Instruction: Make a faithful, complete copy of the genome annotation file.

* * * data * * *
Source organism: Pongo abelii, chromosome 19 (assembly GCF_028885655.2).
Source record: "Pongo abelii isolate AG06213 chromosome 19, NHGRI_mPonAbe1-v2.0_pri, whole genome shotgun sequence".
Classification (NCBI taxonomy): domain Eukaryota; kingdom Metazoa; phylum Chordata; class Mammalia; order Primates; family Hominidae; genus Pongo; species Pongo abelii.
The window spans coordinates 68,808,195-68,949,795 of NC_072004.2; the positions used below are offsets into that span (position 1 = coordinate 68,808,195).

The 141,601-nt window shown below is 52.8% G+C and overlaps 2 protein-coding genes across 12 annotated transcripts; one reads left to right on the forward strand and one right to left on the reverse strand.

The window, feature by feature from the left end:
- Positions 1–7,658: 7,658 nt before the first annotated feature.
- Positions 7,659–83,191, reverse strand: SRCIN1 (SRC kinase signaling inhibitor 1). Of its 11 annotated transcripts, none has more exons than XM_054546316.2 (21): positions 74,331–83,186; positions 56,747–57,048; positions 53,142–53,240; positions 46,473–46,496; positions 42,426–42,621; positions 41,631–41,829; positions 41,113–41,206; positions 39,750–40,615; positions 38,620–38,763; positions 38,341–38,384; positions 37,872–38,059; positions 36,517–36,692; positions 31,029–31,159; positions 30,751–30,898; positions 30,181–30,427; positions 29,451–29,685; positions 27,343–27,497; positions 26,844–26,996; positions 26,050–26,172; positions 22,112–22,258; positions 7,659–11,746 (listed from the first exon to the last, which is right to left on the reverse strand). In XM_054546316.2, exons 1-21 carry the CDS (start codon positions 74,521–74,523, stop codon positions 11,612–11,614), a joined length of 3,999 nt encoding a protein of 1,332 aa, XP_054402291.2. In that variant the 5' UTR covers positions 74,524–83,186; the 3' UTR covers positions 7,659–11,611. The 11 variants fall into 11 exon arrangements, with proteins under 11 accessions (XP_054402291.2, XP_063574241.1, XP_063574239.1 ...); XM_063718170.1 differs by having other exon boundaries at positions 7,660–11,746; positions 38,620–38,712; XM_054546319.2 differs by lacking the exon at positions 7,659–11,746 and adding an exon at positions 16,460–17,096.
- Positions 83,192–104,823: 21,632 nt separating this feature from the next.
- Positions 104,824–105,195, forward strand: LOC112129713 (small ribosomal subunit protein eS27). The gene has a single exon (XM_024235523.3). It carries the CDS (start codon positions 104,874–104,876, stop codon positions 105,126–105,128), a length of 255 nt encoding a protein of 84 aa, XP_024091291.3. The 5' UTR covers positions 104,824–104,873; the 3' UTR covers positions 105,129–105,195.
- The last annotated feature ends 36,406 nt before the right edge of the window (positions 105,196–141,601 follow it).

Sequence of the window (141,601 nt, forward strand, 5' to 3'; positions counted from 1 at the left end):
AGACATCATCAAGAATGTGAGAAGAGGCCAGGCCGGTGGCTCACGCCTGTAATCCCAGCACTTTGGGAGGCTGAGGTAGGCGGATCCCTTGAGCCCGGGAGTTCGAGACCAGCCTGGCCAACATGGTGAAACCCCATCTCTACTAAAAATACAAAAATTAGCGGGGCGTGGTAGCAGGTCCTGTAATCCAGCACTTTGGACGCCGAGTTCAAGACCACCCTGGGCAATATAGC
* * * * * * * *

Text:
Source organism: Pongo abelii, chromosome 19 (assembly GCF_028885655.2).
Source record: "Pongo abelii isolate AG06213 chromosome 19, NHGRI_mPonAbe1-v2.0_pri, whole genome shotgun sequence".
Classification (NCBI taxonomy): domain Eukaryota; kingdom Metazoa; phylum Chordata; class Mammalia; order Primates; family Hominidae; genus Pongo; species Pongo abelii.
The window spans coordinates 68,808,195-68,949,795 of NC_072004.2; the positions used below are offsets into that span (position 1 = coordinate 68,808,195).

The 141,601-nt window shown below is 52.8% G+C and overlaps 2 protein-coding genes across 12 annotated transcripts; one reads left to right on the forward strand and one right to left on the reverse strand.

The window, feature by feature from the left end:
- Positions 1–7,658: 7,658 nt before the first annotated feature.
- Positions 7,659–83,191, reverse strand: SRCIN1 (SRC kinase signaling inhibitor 1). Of its 11 annotated transcripts, none has more exons than XM_054546316.2 (21): positions 74,331–83,186; positions 56,747–57,048; positions 53,142–53,240; positions 46,473–46,496; positions 42,426–42,621; positions 41,631–41,829; positions 41,113–41,206; positions 39,750–40,615; positions 38,620–38,763; positions 38,341–38,384; positions 37,872–38,059; positions 36,517–36,692; positions 31,029–31,159; positions 30,751–30,898; positions 30,181–30,427; positions 29,451–29,685; positions 27,343–27,497; positions 26,844–26,996; positions 26,050–26,172; positions 22,112–22,258; positions 7,659–11,746 (listed from the first exon to the last, which is right to left on the reverse strand). In XM_054546316.2, exons 1-21 carry the CDS (start codon positions 74,521–74,523, stop codon positions 11,612–11,614), a joined length of 3,999 nt encoding a protein of 1,332 aa, XP_054402291.2. In that variant the 5' UTR covers positions 74,524–83,186; the 3' UTR covers positions 7,659–11,611. The 11 variants fall into 11 exon arrangements, with proteins under 11 accessions (XP_054402291.2, XP_063574241.1, XP_063574239.1 ...); XM_063718170.1 differs by having other exon boundaries at positions 7,660–11,746; positions 38,620–38,712; XM_054546319.2 differs by lacking the exon at positions 7,659–11,746 and adding an exon at positions 16,460–17,096.
- Positions 83,192–104,823: 21,632 nt separating this feature from the next.
- Positions 104,824–105,195, forward strand: LOC112129713 (small ribosomal subunit protein eS27). The gene has a single exon (XM_024235523.3). It carries the CDS (start codon positions 104,874–104,876, stop codon positions 105,126–105,128), a length of 255 nt encoding a protein of 84 aa, XP_024091291.3. The 5' UTR covers positions 104,824–104,873; the 3' UTR covers positions 105,129–105,195.
- The last annotated feature ends 36,406 nt before the right edge of the window (positions 105,196–141,601 follow it).

Sequence of the window (141,601 nt, forward strand, 5' to 3'; positions counted from 1 at the left end):
AGACATCATCAAGAATGTGAGAAGAGGCCAGGCCGGTGGCTCACGCCTGTAATCCCAGCACTTTGGGAGGCTGAGGTAGGCGGATCCCTTGAGCCCGGGAGTTCGAGACCAGCCTGGCCAACATGGTGAAACCCCATCTCTACTAAAAATACAAAAATTAGCGGGGCGTGGTAGCAGGTCCTGTAATCCAGCACTTTGGACGCCGAGTTCAAGACCACCCTGGGCAATATAGC